The last time we did a true AnandTech buyer's guide was several months ago, just after socket AM2 had launched and before Core 2 Duo hit the scene. Since then, there have been a ton of new product releases, obviously with many of them focused around the Core 2 platform. However, new processors and motherboards for the Intel platform are just the tip of the iceberg. While there may not have been as many new product releases in the graphics card department, things have definitely been interesting there. Storage components haven't changed much, but DDR2 memory prices have skyrocketed over the past month or two. The net result is that nearly every one of the component choices we used two months ago is now at best slightly outdated, which of course means it's time for a new buyer's guide.

Things have been quite busy the past couple of months, and our buyer's guides and price guides have unfortunately been neglected, but we plan on updating all three market segments within the next few weeks. After that, we plan to publish a new buyer's guide every other week. That gives us six weeks between guides that cover the same market segment, which is enough time for some of the choices to change so that we don't just repeat the same thing month after month. We may also look into other types of buyer's guides as the need arises, but for now we will be focusing on entry level, midrange, and high-end configurations. Any time someone tries to define a price segment, there is naturally going to be some disagreement. It is always possible to cut a couple hundred dollars from the price if necessary, or you could spend a few hundred dollars more depending on your budget. For reference, we have defined our market segments as follows.

Starting with the entry level configurations, price is an overriding concern. For those that are simply looking for a computer that can handle most office tasks, the goal is to get the price down to around $500. This can be very difficult without making some significant compromises, and for some tasks it is nearly impossible. For example, building a complete "moderate gaming" computer for $500 is going to be extremely difficult, and it might be best to look at some of the offerings that you can get from major OEMs. Compromises will be made on those systems as well, but when you factor in the cost of an operating system and display, starting with a baseline OEM system and then spending a bit on upgrades isn't a terrible idea. However, this is not to say that you don't often get more bang for the buck by building your own system from scratch. For a slightly upgraded entry level configuration, we will be targeting a price point of $750.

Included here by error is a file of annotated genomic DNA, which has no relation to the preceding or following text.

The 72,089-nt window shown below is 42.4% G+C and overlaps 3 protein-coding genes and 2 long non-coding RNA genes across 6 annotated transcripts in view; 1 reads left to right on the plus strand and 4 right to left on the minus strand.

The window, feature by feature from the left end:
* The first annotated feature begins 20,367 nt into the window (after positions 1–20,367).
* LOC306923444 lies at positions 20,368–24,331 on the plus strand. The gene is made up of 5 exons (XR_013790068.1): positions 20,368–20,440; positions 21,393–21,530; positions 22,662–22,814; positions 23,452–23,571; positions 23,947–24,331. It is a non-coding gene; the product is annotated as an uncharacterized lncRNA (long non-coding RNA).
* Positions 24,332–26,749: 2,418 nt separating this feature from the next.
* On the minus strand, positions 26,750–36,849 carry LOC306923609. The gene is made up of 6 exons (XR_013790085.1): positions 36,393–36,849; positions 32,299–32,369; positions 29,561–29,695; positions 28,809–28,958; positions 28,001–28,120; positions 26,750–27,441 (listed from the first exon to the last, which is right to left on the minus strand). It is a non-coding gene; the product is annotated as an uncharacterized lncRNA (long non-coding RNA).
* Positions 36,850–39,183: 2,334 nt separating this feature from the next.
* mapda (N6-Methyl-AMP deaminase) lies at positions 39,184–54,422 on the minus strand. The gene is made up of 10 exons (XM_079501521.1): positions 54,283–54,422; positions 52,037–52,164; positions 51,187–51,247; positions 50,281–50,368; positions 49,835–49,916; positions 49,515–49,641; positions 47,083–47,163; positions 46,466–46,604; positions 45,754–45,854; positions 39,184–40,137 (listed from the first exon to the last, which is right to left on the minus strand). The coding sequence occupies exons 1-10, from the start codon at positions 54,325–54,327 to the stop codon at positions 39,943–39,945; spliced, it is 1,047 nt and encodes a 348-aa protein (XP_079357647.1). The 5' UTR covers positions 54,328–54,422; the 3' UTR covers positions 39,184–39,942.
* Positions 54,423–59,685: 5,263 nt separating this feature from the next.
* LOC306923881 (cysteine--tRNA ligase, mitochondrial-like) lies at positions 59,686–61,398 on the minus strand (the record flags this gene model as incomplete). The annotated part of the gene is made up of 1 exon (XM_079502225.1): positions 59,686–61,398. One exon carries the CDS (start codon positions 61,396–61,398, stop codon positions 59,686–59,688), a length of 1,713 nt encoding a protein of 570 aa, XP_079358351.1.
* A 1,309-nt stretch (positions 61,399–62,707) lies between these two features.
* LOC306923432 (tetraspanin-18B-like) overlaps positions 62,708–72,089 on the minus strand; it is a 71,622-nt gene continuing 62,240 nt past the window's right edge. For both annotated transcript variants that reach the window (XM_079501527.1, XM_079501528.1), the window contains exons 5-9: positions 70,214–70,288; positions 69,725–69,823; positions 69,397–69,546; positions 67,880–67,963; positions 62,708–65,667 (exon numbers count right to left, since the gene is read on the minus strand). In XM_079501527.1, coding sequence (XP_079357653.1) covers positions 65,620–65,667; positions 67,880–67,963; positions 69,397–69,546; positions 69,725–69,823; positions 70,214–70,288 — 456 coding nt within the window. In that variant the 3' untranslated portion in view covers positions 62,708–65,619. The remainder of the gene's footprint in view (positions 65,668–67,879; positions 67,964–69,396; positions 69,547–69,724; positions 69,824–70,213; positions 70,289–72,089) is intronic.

The midrange category is what we will be discussing today, and this is generally the most popular market segment for computer enthusiasts. You can get a system that can do every task reasonably well for around $1000, and you can also downgrade a few components that are less important for your chosen tasks in order to upgrade other areas. For example, gaming depends largely on the speed of your graphics card, so if price is a concern, keeping other costs in check in order to spend as much money as possible on the GPU is a good idea. Most overclockers also tend to live in the midrange price segment, with the hope of purchasing moderately expensive components and then overclocking them to high-end performance levels and beyond. The low end of our midrange price point is $1000, while the upper midrange configurations will cost closer to $1500, and perhaps a bit more.

Finally, with the high-end system configurations price generally becomes less of a concern as users begin to focus on achieving optimal performance. There are still various types of users interested in purchasing a high-end system, ranging from the extreme overclockers to those that simply want the best money can buy, and there are also those that just want better than midrange performance and are willing to pay a bit more. The law of diminishing returns is definitely in full effect for most areas of the high-end market, although there are certain components where it still makes sense to buy high-end if possible. Skimping on displays is definitely something we don't recommend if you can avoid it, and for gamers moving to multiple graphics cards can significantly improve performance, particularly at higher resolutions. High-end system configurations begin at around $2000 and go up from there, although for the most part we will keep things well under $5,000 even for the maximum configurations.

We're going to try and keep things a bit more succinct in this midrange guide, and as always your feedback is welcome. Rather than looking at each individual component choice, we're going to focus directly on the four basic configurations. We will have two AMD configurations and two Intel configurations, aiming for the low end and high end of the midrange price segment with each platform. These configurations are basically a snapshot in time, and prices always fluctuate. We are also of necessity limited in the number of recommendations we can make for any component, so just because your favorite motherboard or graphics card doesn't get selected doesn't mean that it's a bad choice. If you've got questions, feel free to post in our forums or sound off in the comments section, and we will do our best to respond.

Baseline AMD Midrange Platform
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